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How the ‘Minari’ Team Looked to Their Own Families to Form a New One Onscreen — Watch

Director Lee Isaac Chung and stars Steven Yeun, Yeri Han, Yuh-jung Youn, and Alan S. Kim talk how their Korean roots helped inspire the Oscar contender.

MINARI_01590 Steven Yeun, Alan S. Kim, Yuh-Jung Youn, Yeri Han, Noel ChoDirector Lee Isaac ChungCredit: Josh Ethan Johnson


Josh Ethan Johnson

Minari” got a boost in the awards race last weekend when it picked up the Golden Globe for Best Foreign Language Film, accepted virtually by director Lee Isaac Chung. The moving story of a Korean immigrant family planting new roots in rural Kansas in the 1980s began picking up acclaim way back at the Sundance Film Festival in 2020, and has been adored by audiences ever since. It’s now available on VOD and in theaters from distributor A24. Check out an exclusive featurette with director Chung and cast members Steven Yeun, Yeri Han, Yuh-jung Youn, and Alan S. Kim below.

“Steven had really transormed into Jacob, and I remember truly understanding the weight that my father had, and I thought, ‘What he is doing right now is very magical,'” said Lee Isaac Chung, who drew upon his own immigrant childhood growing up in Arkansas to write the script.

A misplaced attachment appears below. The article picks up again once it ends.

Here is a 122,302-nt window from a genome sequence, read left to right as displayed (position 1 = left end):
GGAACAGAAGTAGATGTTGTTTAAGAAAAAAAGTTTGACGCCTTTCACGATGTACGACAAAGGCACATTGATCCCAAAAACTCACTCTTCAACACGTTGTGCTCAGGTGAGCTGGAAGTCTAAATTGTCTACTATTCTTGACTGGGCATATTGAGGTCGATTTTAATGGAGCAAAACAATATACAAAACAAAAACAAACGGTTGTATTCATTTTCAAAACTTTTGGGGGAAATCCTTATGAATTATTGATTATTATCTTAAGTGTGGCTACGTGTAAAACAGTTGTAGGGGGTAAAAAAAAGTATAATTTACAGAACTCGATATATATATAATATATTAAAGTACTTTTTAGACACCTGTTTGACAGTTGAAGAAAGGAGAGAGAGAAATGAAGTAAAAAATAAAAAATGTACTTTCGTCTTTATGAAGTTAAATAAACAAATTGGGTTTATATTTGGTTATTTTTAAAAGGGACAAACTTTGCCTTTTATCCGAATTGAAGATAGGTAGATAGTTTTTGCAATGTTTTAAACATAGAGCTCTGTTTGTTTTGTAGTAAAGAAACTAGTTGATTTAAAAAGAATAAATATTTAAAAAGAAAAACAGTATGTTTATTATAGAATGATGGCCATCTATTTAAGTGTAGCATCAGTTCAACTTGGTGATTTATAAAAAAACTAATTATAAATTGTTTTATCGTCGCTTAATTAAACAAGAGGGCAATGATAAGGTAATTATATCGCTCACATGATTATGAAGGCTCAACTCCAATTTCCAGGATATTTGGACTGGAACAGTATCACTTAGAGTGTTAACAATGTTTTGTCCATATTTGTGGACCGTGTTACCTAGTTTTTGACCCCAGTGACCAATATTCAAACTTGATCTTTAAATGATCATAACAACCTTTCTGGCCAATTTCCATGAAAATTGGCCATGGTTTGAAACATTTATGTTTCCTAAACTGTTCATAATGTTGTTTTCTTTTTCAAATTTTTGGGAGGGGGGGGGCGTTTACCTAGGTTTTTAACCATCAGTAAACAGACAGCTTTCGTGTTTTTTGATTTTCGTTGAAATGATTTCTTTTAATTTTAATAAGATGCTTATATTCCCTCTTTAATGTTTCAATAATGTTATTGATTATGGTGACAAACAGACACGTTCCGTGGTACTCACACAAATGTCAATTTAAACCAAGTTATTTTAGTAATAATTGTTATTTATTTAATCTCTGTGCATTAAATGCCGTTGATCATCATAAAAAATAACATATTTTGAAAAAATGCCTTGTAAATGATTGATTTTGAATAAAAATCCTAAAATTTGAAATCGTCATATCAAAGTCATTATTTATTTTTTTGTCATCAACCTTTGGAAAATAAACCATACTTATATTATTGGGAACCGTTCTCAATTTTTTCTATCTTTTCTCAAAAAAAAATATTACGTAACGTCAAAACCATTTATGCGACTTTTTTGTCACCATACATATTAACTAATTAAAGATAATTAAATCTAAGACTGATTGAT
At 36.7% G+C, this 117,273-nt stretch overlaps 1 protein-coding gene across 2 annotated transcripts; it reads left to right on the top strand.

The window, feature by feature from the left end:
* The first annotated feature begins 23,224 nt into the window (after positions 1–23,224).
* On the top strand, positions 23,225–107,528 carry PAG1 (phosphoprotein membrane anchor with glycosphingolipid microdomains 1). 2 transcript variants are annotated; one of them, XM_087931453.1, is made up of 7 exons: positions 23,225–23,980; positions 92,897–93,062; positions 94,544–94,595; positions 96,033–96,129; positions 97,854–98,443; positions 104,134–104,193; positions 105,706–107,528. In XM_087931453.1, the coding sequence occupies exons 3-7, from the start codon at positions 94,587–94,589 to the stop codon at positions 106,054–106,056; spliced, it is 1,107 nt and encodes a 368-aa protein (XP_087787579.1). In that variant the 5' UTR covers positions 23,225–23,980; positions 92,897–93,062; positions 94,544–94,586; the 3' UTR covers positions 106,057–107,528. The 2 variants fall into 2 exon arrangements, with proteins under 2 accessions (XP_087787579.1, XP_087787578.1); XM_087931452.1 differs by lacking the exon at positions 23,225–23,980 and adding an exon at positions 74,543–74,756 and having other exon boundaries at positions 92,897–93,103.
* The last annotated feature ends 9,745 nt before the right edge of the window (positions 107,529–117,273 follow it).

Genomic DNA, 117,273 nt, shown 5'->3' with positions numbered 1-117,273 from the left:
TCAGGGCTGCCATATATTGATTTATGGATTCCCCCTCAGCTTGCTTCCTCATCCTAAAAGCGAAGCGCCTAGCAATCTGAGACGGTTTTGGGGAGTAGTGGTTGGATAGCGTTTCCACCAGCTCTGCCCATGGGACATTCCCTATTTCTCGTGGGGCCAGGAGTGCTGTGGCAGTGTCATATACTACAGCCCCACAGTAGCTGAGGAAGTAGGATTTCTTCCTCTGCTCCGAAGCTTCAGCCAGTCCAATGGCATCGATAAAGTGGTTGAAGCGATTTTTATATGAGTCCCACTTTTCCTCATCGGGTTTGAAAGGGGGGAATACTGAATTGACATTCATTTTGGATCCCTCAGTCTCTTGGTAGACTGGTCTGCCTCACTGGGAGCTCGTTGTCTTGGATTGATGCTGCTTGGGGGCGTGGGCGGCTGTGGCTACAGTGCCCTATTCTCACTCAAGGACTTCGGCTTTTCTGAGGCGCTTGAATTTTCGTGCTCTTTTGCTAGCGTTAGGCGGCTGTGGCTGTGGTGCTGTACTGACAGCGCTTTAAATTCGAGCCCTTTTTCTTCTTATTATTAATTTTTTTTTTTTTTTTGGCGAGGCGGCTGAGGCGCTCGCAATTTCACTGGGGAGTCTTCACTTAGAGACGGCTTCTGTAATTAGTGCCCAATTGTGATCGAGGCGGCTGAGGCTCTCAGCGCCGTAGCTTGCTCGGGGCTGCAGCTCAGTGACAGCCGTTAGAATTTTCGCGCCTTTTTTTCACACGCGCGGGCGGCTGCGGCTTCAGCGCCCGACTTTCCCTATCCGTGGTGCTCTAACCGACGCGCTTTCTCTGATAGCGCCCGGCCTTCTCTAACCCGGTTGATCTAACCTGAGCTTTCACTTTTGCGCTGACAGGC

Steven Yeun turned to his own memories of his father leaving behind a life as an architect in Seoul to come to the United States. “I was really battling for myself who I am, and who I think my parents’ generation was,” Yeun said. In a recent interview with IndieWire, he said “He made a decision to uproot his family to get land. That’s such a bold move…As the son of my father I also resonated with that feeling, of wanting to make my own life, and wanting to find who I am and what my purpose is, and what I’m here to do, that existential, isolated loneliness that comes with that feeling.”

Yeri Han, who plays Jacob’s wife Monica in the film, said, “I got a closer look at the person Monica is and I thought of my grandmother, my mother, my aunts in Korea.” Instead of just imitating Lee Isaac Chung’s mother, Han also tapped her own background as a sprawling Korean family living in a small town, with six aunts, and parents that married young.

The role of Soonja, played by Yuh-jung Youn, is based upon memories of Chung’s own grandmother, and the film is dedicated to her, but the veteran Korean actress’ performance is not an imitation of her, either. Instead, Youn was inspired by her own spiky great grandmother, who died when she was 10 years old, to play the role.

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